My initial military experience began at Sheppard Air Force Base in Wichita Falls, Texas where I began a temporary assignment of three weeks training at the Medical Services School. Cathy was unable to accompany me, because she was four months pregnant with our second child Mary Kay. She spent the three weeks with her family in Fort Lauderdale, Florida. There were three hundred other doctors in my class, and the majority of them had no military experience. I had two years of ROTC in college, so at least I knew how to put the insignias on the uniform and knew the proper protocol for saluting a superior officer and returning the salute of a soldier with inferior rank.
Our training consisted of mostly classroom lectures on military history, military protocol and our particular medical responsibilities both in the US and in the war zone. Every morning before classes we were taken to a practice ground and taught how to align and take marching orders. We practiced marching for at least an hour each day. My ROTC experience was most valuable for this part of our training. These 3 weeks were during the month of August, and the Texas sun made for a very hot hour of marching even though we began at 8 AM. The culmination of all of this training on the practice grounds was to occur on our last day there. There was to be a grand march around the formal base parade grounds past an official reviewing stand of high-ranking officers of the base.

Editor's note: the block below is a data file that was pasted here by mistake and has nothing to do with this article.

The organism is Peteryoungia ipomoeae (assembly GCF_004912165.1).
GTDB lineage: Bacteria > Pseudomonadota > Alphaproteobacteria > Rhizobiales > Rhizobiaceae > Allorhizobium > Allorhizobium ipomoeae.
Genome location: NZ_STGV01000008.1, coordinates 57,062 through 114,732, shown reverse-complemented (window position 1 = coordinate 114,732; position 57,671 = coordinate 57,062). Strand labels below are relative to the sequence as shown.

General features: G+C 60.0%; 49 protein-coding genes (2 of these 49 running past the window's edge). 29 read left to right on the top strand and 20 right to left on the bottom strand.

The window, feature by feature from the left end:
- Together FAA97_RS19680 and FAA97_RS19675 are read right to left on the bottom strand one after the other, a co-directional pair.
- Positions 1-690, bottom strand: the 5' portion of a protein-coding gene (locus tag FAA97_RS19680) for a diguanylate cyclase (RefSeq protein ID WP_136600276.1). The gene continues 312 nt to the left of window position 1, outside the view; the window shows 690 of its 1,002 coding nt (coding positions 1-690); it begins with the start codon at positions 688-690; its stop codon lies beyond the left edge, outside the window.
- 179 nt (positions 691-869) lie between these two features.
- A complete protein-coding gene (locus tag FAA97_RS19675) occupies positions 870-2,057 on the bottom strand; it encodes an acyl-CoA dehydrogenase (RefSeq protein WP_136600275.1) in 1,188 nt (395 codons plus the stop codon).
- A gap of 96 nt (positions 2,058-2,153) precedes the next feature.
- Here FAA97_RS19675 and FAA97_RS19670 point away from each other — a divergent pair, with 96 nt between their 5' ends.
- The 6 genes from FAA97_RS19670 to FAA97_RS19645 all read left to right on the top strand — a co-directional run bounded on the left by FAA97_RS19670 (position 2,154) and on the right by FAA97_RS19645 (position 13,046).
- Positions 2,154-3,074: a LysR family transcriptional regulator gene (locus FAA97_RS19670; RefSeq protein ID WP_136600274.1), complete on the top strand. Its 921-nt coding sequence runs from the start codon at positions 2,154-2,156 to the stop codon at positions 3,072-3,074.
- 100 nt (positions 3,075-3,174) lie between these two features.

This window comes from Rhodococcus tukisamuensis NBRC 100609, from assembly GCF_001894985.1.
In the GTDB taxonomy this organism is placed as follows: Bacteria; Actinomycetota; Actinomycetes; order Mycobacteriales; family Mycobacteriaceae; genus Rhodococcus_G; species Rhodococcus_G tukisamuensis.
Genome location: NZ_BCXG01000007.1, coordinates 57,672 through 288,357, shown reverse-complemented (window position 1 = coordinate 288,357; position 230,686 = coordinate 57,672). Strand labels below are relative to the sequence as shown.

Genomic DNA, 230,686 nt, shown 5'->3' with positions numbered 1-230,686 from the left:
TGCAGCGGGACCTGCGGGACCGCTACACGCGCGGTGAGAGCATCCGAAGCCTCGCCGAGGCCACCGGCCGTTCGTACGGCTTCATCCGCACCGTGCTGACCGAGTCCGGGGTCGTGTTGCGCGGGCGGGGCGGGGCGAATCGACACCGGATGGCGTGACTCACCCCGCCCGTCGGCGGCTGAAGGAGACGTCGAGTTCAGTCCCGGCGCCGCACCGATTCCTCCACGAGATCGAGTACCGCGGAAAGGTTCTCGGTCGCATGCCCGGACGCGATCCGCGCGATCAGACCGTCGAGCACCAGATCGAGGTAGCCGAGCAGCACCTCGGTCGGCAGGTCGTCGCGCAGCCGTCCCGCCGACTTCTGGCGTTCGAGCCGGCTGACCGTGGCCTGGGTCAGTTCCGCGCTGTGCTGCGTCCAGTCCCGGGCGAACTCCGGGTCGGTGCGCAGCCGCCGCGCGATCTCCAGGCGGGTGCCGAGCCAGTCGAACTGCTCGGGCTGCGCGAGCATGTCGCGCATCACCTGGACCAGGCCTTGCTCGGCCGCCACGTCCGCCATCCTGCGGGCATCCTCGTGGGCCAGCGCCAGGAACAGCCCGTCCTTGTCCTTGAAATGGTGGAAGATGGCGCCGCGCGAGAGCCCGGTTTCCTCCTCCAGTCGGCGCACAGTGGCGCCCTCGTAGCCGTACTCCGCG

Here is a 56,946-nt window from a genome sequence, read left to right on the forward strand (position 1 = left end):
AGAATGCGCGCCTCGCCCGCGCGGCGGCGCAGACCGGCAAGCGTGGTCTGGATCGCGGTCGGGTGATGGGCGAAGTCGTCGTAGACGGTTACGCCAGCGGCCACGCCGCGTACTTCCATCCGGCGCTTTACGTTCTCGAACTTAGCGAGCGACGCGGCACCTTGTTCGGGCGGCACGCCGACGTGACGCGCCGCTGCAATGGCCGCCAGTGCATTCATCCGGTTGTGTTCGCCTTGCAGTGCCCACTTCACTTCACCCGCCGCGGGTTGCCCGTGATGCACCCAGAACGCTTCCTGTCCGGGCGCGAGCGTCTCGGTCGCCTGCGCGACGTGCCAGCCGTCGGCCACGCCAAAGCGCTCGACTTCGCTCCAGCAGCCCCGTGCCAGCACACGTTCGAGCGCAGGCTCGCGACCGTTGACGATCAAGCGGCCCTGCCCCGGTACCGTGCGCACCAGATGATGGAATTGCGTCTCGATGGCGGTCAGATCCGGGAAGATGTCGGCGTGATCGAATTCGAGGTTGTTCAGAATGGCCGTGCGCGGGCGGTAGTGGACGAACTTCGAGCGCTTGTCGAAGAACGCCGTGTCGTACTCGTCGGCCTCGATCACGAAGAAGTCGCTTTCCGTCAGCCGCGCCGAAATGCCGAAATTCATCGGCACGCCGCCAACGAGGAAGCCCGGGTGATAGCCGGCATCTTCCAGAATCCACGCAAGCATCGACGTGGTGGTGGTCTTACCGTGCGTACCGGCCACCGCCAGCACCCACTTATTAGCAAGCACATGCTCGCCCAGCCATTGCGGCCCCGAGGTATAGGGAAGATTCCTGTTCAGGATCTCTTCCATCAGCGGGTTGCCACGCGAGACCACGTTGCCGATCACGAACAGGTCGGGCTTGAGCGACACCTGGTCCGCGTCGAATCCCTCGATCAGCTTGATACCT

The parade and review was to begin at 9 AM, and we were ordered to gather at 8:45 in order to get properly aligned and prepared. We were to align behind the official marching band of the base, which consisted of approximately one hundred band members. It was going to be an impressive show for the dignitaries of the base watching the band of one hundred followed by three hundred marching doctors! The commander for our marching group was selected not for his marching skills, but because he was the tallest doctor among the Majors. There were approximately seventy-five Majors and the remainder were Captains. There was one Major taller than I, and I was greatly relieved he was one inch taller. He had no experience in commanding marching men except for one practice run the previous day.